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December 06, 1985 - Image 24

Resource type:
Text
Publication:
The Detroit Jewish News, 1985-12-06

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24

THE DETROIT JEWISH NEWS

Friday, December 6, 1985

your advertising dollars do better in

THE JEWISH NEWS

Call Us Today! 354-6060

Al

OP-ED

Bar/Bat Mitzvah

Continued from Page 4



tial of being one of the most
stirring and religiously-
motivating times of a young
person's life, with the serious
support of a concerned parent to
foster its development.
Historically, the Bar/Bat
Mitzvah ceremony which we
witness in American Jewish life
is relatively new. The Bar
Mitzvah as we know it today
dates back to the 15th Century
and the Bat Mitzvah really did
not take hold in this country
until some 35-40 years ago.
It is quite true that the bibli-
cal and talmudic origins of this
entire concept go back some two
millenia, when reference is
made to Eleazar Ben Shimon's
ruling that a father is not le-
gally held responsible for the ac-
tions of his son, past the age of
13.
The Talmud in Kiddushin
ruled that young men at 13, and
young women at 12, had
reached the age wherein they
must assume religious responsi-
bility as well as puberty and ul-
timately maturity.
The Midrash relates to us,
that the age of 13 was a crucial
time for a young man, in that
Abraham was 13 when he re-
jected his father's life-style of
idolatry. Also, at 13, Jacob and
Esau too chose to go their own
ways ... Jacob to study Torah
under the tutelage of scholars,
while Esau became an idol-
worshipper.
In the synagogue of yes-
teryear, and in some Chasidic
congregations today, we find the
blessing which was always pro-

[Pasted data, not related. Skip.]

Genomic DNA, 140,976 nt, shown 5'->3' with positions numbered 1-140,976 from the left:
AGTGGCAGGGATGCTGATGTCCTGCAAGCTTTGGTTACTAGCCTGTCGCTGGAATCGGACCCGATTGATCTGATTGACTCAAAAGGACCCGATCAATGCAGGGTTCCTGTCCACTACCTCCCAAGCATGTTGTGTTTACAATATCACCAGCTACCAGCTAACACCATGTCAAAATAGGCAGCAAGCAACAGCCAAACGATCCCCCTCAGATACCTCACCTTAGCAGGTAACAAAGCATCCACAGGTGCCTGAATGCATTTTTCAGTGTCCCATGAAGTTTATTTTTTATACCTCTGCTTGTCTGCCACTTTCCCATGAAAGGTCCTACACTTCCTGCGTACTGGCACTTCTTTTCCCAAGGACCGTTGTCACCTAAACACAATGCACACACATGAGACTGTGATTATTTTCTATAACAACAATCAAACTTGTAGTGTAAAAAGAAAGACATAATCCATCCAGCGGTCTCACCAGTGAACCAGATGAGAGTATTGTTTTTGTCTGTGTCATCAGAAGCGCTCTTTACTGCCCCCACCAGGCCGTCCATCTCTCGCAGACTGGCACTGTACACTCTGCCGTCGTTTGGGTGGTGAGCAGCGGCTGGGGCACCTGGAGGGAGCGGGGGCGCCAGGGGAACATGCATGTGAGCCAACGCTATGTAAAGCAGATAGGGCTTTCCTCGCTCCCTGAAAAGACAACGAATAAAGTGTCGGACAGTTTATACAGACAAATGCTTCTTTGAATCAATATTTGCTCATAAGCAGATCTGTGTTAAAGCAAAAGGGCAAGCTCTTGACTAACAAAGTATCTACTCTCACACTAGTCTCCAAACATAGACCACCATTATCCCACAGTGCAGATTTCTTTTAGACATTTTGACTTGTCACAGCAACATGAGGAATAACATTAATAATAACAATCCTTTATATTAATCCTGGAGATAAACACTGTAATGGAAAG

nounced by the young man's
father still utilized: "Blessed be
he who has now ridded me of
this responsibility" ... This re-
fers to the - son now having his

own religious duties and respon-
sibilities, and is thus considered
a mature young adult.
Surprisingly, in the shtetel of
Eastern Europe most Bar
Mitzvah boys did not celebrate
their Bar Mitzvah on Shabbat
morning, as is the American-
Canadian custom. Rather, they
were called to the Torah and re-
ceived their first aliya on the
Monday or Thursday morning
following their birthday. The
family tendered some schnapps
and pastry or perhaps herring
too, and thus concluded the
youngster's entry into adult
Jewish life. He was now offi-
cially counted for a minyan and
able to "don tefillin" as part of
his daily ritual of prayer, stres-
sing the fact that he was of age.
In recent years, two sites in
Israel have become associated
with BartBat Mitzvah celebra-
tions ... the - Kotel-Western
Wall in Jerusalem, and the his-
toric Masada, just south of
Jerusalem.
In my humble opinion, the
Bar`Bat Mitzvah ceremony had
the potential to embed and emb-
lazon Jewish youth with a posit-
ive outlook and with serious
Jewish goals. Many of the young
people whom I was privileged to
prepare and to lead through
their respective ceremonies told
me that their parents regarded
this as the end of any and all
formal Jewish education. The
rabbi has lost the battle, before
he begins!
The time has come to re-
evaluate the rabbi's words as
found in the Mishna of Avot.
Shlosh esreh l'mitzvot
upon
attaining his 13th birthday, a
young person is ripe and ready
to assume God's commandments.

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